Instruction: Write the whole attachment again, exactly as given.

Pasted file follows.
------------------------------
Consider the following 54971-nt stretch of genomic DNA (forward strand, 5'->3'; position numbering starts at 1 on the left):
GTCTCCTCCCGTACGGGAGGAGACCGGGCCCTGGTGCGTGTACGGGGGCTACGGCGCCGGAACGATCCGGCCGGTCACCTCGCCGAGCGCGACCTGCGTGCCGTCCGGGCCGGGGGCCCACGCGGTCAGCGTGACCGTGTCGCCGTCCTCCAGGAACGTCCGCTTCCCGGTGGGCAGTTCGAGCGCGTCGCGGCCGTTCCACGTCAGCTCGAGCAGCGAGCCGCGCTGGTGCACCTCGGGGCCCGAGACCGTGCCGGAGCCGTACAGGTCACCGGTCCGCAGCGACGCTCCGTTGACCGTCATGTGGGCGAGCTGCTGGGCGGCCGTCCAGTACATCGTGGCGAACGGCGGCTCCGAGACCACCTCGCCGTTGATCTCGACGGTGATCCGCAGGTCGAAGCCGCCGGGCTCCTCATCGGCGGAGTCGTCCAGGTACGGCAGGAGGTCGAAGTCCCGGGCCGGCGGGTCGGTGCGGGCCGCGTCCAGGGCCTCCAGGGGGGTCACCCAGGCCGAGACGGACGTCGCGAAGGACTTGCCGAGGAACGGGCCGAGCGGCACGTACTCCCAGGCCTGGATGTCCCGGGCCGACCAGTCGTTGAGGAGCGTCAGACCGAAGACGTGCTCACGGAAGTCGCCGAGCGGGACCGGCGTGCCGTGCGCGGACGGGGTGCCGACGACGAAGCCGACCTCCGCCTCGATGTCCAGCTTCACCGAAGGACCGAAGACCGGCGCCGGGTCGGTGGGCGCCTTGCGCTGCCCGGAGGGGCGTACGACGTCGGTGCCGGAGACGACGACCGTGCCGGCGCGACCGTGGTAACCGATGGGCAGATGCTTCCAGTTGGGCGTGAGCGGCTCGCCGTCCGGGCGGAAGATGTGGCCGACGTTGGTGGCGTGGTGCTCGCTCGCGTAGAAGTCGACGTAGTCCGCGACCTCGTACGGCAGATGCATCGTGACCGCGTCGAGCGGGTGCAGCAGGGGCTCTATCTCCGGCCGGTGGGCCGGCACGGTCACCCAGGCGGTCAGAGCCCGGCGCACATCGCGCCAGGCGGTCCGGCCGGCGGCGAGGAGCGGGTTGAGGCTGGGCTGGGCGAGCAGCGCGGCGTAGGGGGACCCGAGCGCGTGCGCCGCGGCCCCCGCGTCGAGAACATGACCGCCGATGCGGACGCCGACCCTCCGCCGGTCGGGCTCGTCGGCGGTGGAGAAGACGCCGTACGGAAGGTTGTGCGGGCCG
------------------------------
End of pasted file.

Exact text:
Consider the following 54971-nt stretch of genomic DNA (forward strand, 5'->3'; position numbering starts at 1 on the left):
GTCTCCTCCCGTACGGGAGGAGACCGGGCCCTGGTGCGTGTACGGGGGCTACGGCGCCGGAACGATCCGGCCGGTCACCTCGCCGAGCGCGACCTGCGTGCCGTCCGGGCCGGGGGCCCACGCGGTCAGCGTGACCGTGTCGCCGTCCTCCAGGAACGTCCGCTTCCCGGTGGGCAGTTCGAGCGCGTCGCGGCCGTTCCACGTCAGCTCGAGCAGCGAGCCGCGCTGGTGCACCTCGGGGCCCGAGACCGTGCCGGAGCCGTACAGGTCACCGGTCCGCAGCGACGCTCCGTTGACCGTCATGTGGGCGAGCTGCTGGGCGGCCGTCCAGTACATCGTGGCGAACGGCGGCTCCGAGACCACCTCGCCGTTGATCTCGACGGTGATCCGCAGGTCGAAGCCGCCGGGCTCCTCATCGGCGGAGTCGTCCAGGTACGGCAGGAGGTCGAAGTCCCGGGCCGGCGGGTCGGTGCGGGCCGCGTCCAGGGCCTCCAGGGGGGTCACCCAGGCCGAGACGGACGTCGCGAAGGACTTGCCGAGGAACGGGCCGAGCGGCACGTACTCCCAGGCCTGGATGTCCCGGGCCGACCAGTCGTTGAGGAGCGTCAGACCGAAGACGTGCTCACGGAAGTCGCCGAGCGGGACCGGCGTGCCGTGCGCGGACGGGGTGCCGACGACGAAGCCGACCTCCGCCTCGATGTCCAGCTTCACCGAAGGACCGAAGACCGGCGCCGGGTCGGTGGGCGCCTTGCGCTGCCCGGAGGGGCGTACGACGTCGGTGCCGGAGACGACGACCGTGCCGGCGCGACCGTGGTAACCGATGGGCAGATGCTTCCAGTTGGGCGTGAGCGGCTCGCCGTCCGGGCGGAAGATGTGGCCGACGTTGGTGGCGTGGTGCTCGCTCGCGTAGAAGTCGACGTAGTCCGCGACCTCGTACGGCAGATGCATCGTGACCGCGTCGAGCGGGTGCAGCAGGGGCTCTATCTCCGGCCGGTGGGCCGGCACGGTCACCCAGGCGGTCAGAGCCCGGCGCACATCGCGCCAGGCGGTCCGGCCGGCGGCGAGGAGCGGGTTGAGGCTGGGCTGGGCGAGCAGCGCGGCGTAGGGGGACCCGAGCGCGTGCGCCGCGGCCCCCGCGTCGAGAACATGACCGCCGATGCGGACGCCGACCCTCCGCCGGTCGGGCTCGTCGGCGGTGGAGAAGACGCCGTACGGAAGGTTGTGCGGGCCG